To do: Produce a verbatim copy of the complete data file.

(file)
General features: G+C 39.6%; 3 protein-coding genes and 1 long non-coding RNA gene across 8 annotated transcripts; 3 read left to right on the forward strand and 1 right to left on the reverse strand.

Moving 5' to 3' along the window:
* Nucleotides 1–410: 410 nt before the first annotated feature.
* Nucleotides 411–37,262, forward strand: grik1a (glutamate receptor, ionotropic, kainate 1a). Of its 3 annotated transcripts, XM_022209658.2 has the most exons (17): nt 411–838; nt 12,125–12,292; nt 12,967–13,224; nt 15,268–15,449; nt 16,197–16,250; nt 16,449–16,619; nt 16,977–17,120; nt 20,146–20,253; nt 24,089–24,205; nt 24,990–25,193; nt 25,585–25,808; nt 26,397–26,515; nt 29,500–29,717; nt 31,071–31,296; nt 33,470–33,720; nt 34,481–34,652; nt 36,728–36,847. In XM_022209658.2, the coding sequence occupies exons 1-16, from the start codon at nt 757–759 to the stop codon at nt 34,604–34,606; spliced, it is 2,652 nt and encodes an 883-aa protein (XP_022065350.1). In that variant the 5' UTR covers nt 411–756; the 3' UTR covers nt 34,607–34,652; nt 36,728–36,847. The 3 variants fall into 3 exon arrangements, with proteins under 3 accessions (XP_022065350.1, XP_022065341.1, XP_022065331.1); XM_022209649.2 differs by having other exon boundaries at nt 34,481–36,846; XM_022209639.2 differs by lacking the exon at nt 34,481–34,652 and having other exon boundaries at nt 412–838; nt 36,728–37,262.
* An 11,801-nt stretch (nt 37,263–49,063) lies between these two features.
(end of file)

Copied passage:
General features: G+C 39.6%; 3 protein-coding genes and 1 long non-coding RNA gene across 8 annotated transcripts; 3 read left to right on the forward strand and 1 right to left on the reverse strand.

Moving 5' to 3' along the window:
* Nucleotides 1–410: 410 nt before the first annotated feature.
* Nucleotides 411–37,262, forward strand: grik1a (glutamate receptor, ionotropic, kainate 1a). Of its 3 annotated transcripts, XM_022209658.2 has the most exons (17): nt 411–838; nt 12,125–12,292; nt 12,967–13,224; nt 15,268–15,449; nt 16,197–16,250; nt 16,449–16,619; nt 16,977–17,120; nt 20,146–20,253; nt 24,089–24,205; nt 24,990–25,193; nt 25,585–25,808; nt 26,397–26,515; nt 29,500–29,717; nt 31,071–31,296; nt 33,470–33,720; nt 34,481–34,652; nt 36,728–36,847. In XM_022209658.2, the coding sequence occupies exons 1-16, from the start codon at nt 757–759 to the stop codon at nt 34,604–34,606; spliced, it is 2,652 nt and encodes an 883-aa protein (XP_022065350.1). In that variant the 5' UTR covers nt 411–756; the 3' UTR covers nt 34,607–34,652; nt 36,728–36,847. The 3 variants fall into 3 exon arrangements, with proteins under 3 accessions (XP_022065350.1, XP_022065341.1, XP_022065331.1); XM_022209649.2 differs by having other exon boundaries at nt 34,481–36,846; XM_022209639.2 differs by lacking the exon at nt 34,481–34,652 and having other exon boundaries at nt 412–838; nt 36,728–37,262.
* An 11,801-nt stretch (nt 37,263–49,063) lies between these two features.